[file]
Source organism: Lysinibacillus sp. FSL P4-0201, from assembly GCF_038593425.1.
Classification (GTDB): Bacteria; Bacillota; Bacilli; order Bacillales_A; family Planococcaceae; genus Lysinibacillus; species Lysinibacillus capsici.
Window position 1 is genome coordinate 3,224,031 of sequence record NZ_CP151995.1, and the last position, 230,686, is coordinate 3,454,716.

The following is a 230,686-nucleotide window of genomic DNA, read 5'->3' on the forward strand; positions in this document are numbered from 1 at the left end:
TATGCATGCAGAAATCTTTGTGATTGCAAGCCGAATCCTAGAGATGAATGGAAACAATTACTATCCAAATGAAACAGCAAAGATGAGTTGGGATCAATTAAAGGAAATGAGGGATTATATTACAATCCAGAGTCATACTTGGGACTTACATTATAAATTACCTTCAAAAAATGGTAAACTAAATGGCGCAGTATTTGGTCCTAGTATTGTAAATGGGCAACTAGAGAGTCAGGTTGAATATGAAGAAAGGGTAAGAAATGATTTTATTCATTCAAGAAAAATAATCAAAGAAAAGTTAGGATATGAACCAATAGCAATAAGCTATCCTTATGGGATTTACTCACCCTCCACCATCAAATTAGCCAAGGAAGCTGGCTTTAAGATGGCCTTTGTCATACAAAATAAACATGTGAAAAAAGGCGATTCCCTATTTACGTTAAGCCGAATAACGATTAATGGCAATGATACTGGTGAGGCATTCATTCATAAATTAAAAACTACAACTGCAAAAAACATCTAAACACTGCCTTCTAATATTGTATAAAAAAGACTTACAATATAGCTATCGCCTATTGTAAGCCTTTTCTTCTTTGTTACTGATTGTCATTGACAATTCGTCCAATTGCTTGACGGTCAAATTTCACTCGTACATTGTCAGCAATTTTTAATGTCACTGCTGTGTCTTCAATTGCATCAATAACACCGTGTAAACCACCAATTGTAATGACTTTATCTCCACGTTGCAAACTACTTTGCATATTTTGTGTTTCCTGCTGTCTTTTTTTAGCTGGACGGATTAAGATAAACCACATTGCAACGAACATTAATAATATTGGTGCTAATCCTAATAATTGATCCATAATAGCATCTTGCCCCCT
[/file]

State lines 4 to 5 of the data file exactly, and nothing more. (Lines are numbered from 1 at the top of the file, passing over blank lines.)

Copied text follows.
The following is a 230,686-nucleotide window of genomic DNA, read 5'->3' on the forward strand; positions in this document are numbered from 1 at the left end:
TATGCATGCAGAAATCTTTGTGATTGCAAGCCGAATCCTAGAGATGAATGGAAACAATTACTATCCAAATGAAACAGCAAAGATGAGTTGGGATCAATTAAAGGAAATGAGGGATTATATTACAATCCAGAGTCATACTTGGGACTTACATTATAAATTACCTTCAAAAAATGGTAAACTAAATGGCGCAGTATTTGGTCCTAGTATTGTAAATGGGCAACTAGAGAGTCAGGTTGAATATGAAGAAAGGGTAAGAAATGATTTTATTCATTCAAGAAAAATAATCAAAGAAAAGTTAGGATATGAACCAATAGCAATAAGCTATCCTTATGGGATTTACTCACCCTCCACCATCAAATTAGCCAAGGAAGCTGGCTTTAAGATGGCCTTTGTCATACAAAATAAACATGTGAAAAAAGGCGATTCCCTATTTACGTTAAGCCGAATAACGATTAATGGCAATGATACTGGTGAGGCATTCATTCATAAATTAAAAACTACAACTGCAAAAAACATCTAAACACTGCCTTCTAATATTGTATAAAAAAGACTTACAATATAGCTATCGCCTATTGTAAGCCTTTTCTTCTTTGTTACTGATTGTCATTGACAATTCGTCCAATTGCTTGACGGTCAAATTTCACTCGTACATTGTCAGCAATTTTTAATGTCACTGCTGTGTCTTCAATTGCATCAATAACACCGTGTAAACCACCAATTGTAATGACTTTATCTCCACGTTGCAAACTACTTTGCATATTTTGTGTTTCCTGCTGTCTTTTTTTAGCTGGACGGATTAAGATAAACCACATTGCAACGAACATTAATAATATTGGTGCTAATCCTAATAATTGATCCATAATAGCATCTTGCCCCCT